Skip to main content

Thank you for visiting You are using a browser version with limited support for CSS. To obtain the best experience, we recommend you use a more up to date browser (or turn off compatibility mode in Internet Explorer). In the meantime, to ensure continued support, we are displaying the site without styles and JavaScript.

Mutation load and rapid adaptation favour outcrossing over self-fertilization


The tendency of organisms to reproduce by cross-fertilization despite numerous disadvantages relative to self-fertilization is one of the oldest puzzles in evolutionary biology. For many species, the primary obstacle to the evolution of outcrossing is the cost of production of males1, individuals that do not directly contribute offspring and thus diminish the long-term reproductive output of a lineage. Self-fertilizing (‘selfing’) organisms do not incur the cost of males and therefore should possess at least a twofold numerical advantage over most outcrossing organisms2. Two competing explanations for the widespread prevalence of outcrossing in nature despite this inherent disadvantage are the avoidance of inbreeding depression generated by selfing3,4,5 and the ability of outcrossing populations to adapt more rapidly to environmental change1,6,7. Here we show that outcrossing is favoured in populations of Caenorhabditis elegans subject to experimental evolution both under conditions of increased mutation rate and during adaptation to a novel environment. In general, fitness increased with increasing rates of outcrossing. Thus, each of the standard explanations for the maintenance of outcrossing are correct, and it is likely that outcrossing is the predominant mode of reproduction in most species because it is favoured under ecological conditions that are ubiquitous in natural environments.

Your institute does not have access to this article

Relevant articles

Open Access articles citing this article.

Access options

Buy article

Get time limited or full article access on ReadCube.


All prices are NET prices.

Figure 1: Experimental test of the major theories of the evolution of outcrossing.


  1. Maynard Smith, J. The Evolution of Sex (Cambridge Univ. Press, 1978)

    Google Scholar 

  2. Lively, C. M. & Lloyd, D. G. The cost of biparental sex under individual selection. Am. Nat. 135, 489–500 (1990)

    Article  Google Scholar 

  3. Charlesworth, D. & Charlesworth, B. Inbreeding depression and its evolutionary consequences. Annu. Rev. Ecol. Syst. 18, 237–268 (1987)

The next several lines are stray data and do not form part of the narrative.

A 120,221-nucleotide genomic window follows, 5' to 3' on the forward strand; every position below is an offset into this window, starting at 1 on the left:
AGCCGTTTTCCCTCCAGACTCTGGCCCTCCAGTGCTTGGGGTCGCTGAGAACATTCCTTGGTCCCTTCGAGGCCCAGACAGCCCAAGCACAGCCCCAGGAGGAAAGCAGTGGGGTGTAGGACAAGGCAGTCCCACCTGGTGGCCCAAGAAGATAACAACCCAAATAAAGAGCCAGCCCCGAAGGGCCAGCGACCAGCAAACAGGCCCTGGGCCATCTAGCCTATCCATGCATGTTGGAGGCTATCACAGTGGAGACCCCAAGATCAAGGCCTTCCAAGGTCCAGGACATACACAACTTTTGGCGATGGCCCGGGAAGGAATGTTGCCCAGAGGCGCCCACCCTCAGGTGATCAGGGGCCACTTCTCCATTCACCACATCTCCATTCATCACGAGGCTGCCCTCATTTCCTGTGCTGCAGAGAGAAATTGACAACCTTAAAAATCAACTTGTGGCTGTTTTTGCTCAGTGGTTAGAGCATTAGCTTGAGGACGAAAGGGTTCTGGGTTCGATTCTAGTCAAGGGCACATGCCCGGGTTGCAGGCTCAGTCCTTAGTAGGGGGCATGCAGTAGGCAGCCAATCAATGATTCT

Article  Google Scholar 

  4. Lande, R. & Schemske, D. W. The evolution of self-fertilization and inbreeding depression in plants. 1. Genetic models. Evolution 39, 24–40 (1985)

    Article  PubMed  Google Scholar 

  5. Heller, J. & Maynard Smith, J. Does Muller's Ratchet work with selfing? Genet. Res. 8, 269–294 (1979)

    Google Scholar 

  6. Stebbins, G. L. Self-fertilization and population variation in higher plants. Am. Nat. 91, 337–354 (1957)

    Article  Google Scholar 

  7. Crow, J. F. An advantage of sexual reproduction in a rapidly changing environment. J. Hered. 83, 169–173 (1992)

    CAS  Article  PubMed  Google Scholar 

  8. Fisher, R. A. Average excess and average effect of a gene substitution. Ann. Eugen. 11, 53–63 (1941)

    Article  Google Scholar 

  9. Williams, G. C. Sex and Evolution (Princeton Univ. Press, 1975)

    Google Scholar 

  10. Kondrashov, A. S. Deleterious mutations as an evolutionary factor. I. The advantage of recombination. Genet. Res. 44, 199–217 (1984)

    CAS  Article  PubMed  Google Scholar 

  11. Schultz, S. T. & Lynch, M. Mutation and extinction: the role of variable mutational effects, synergistic epistasis, beneficial mutations, and degree of outcrossing. Evolution 51, 1363–1371 (1997)

    Article  PubMed  Google Scholar 

  12. Felsenstein, J. The evolutionary advantage of recombination. Genetics 78, 737–756 (1974)

    CAS  PubMed  PubMed Central  Google Scholar 

  13. Barton, N. H. Linkage and the limits to natural selection. Genetics 140, 821–841 (1995)

    CAS  PubMed  PubMed Central  Google Scholar 

  14. Chasnov, J. R. & Chow, K. L. Why are there males in the hermaphroditic species Caenorhabditis elegans? Genetics 160, 983–994 (2002)

    CAS  PubMed  PubMed Central  Google Scholar 

  15. Stewart, A. D. & Phillips, P. C. Selection and maintenance of androdioecy in Caenorhabditis elegans . Genetics 160, 975–982 (2002)

    PubMed  PubMed Central  Google Scholar 

  16. Sivasundar, A. & Hey, J. Population genetics of Caenorhabditis elegans: the paradox of low polymorphism in a widespread species. Genetics 163, 147–157 (2003)

    CAS  PubMed  PubMed Central  Google Scholar 

  17. Barriere, A. & Felix, M. A. High local genetic diversity and low outcrossing rate in Caenorhabditis elegans natural populations. Curr. Biol. 15, 1176–1184 (2005)